Onto pp. 36-37:
Like AQSL, AQIM has shown great interest in the Libyan Revolution. AQIM’s leaders have praised and congratulated the Libyan rebels for their victory, referring to them as mujahidin and “grandsons” of ‘Umar al-Mukhtar, an anticolonial figure, as a way of linking the Libyan Revolution with anticolonial jihad, which is a central tenet of AQIM’s jihadist discourse. While they called on Libyans to distrust NATO, AQIM’s leaders promised to join in combat only in case of a foreign ground invasion and did not take credit for any participation in the Libyan rebellion, probably in an attempt to demonstrate support without giving the impression of meddling in the internal affairs of the Libyan rebels.71
Probably in line with AQSL’s penchant for secrecy, AQIM has denied any direct involvement in the Libyan rebellion, and its message is inclusive of all rebels. Its apparent intent is to focus on local alliances, likely with militias close to its Islamist paradigm, as a way of extending its safe haven and procuring weapons for its ongoing jihadist operations in Algeria and northern Mali.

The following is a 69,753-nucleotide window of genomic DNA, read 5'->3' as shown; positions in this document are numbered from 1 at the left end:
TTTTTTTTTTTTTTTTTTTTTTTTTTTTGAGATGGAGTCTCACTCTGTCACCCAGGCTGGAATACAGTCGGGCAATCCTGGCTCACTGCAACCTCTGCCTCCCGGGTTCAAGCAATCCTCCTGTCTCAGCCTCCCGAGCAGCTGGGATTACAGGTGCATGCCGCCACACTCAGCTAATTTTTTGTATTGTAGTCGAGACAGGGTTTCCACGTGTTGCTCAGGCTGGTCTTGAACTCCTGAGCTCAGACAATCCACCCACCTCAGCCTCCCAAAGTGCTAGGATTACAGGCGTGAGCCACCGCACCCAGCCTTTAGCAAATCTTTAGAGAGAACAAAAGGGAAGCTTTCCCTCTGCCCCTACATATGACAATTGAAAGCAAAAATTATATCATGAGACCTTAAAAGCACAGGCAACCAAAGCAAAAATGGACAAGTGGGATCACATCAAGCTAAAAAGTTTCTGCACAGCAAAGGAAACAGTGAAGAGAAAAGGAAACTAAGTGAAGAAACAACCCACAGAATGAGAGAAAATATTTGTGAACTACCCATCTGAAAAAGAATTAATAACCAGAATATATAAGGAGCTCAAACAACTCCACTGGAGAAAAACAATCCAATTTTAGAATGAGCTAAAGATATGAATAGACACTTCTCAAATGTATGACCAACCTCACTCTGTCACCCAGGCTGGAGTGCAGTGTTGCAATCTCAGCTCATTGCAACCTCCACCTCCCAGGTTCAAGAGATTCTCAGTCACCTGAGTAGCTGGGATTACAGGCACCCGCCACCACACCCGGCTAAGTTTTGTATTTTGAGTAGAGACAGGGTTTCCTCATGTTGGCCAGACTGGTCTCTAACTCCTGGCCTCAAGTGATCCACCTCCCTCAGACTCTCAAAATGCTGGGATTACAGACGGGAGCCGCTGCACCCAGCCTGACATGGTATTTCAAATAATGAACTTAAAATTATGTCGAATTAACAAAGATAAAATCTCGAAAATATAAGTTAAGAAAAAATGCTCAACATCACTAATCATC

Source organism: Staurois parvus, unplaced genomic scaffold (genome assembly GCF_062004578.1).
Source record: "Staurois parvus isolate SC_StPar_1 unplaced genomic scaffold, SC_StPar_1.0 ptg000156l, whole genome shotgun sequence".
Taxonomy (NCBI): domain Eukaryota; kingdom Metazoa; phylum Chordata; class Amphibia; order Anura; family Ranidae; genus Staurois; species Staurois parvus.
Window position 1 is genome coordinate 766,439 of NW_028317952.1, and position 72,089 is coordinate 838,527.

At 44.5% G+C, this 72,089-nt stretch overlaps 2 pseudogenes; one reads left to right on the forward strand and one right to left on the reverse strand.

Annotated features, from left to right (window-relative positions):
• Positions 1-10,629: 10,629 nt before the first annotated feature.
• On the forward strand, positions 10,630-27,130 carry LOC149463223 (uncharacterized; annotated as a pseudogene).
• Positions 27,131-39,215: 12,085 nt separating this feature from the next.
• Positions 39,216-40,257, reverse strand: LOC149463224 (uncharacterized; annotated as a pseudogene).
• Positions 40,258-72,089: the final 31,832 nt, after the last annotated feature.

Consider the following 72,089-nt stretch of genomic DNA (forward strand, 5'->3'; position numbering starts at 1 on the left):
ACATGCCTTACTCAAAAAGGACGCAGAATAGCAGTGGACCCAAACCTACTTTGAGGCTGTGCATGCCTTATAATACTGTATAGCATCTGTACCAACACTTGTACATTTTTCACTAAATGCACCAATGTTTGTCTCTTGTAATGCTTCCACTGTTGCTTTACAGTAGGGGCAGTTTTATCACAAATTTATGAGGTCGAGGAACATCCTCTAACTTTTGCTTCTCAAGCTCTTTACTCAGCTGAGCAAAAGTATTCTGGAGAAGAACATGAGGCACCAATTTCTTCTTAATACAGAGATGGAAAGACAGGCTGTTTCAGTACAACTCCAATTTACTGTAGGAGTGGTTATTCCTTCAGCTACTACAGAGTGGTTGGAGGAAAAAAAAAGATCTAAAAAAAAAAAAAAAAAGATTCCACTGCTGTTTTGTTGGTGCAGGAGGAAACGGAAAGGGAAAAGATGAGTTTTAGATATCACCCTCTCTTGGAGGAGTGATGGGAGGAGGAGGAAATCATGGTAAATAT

For instance, Mokhtar Belmokhtar, the AQIM leader in the Sahel, was reportedly in Libya and allegedly attended the al-Qaeda–type parade in Sirt as the guest of Wisam Ben Hamid, the leader of Katiba al-A’hrar Libya [Libya Shield].
What was that about Mokhtar having “zero” — nussing — to do with Libya? He was in Libya last spring as Grand Marshal of US security coordinator Wissam bin Hamid’s “Al Qaeda-type” parade! Meanwhile, the LOC report goes on:
Belmokhtar was the first AQIM leader to acknowledge the Libyan Revolution’s advantages for his organization, specifically in terms of procurement of weapons, and the two movements share a commitment to jihad for the sake of establishing the rule of God on earth.72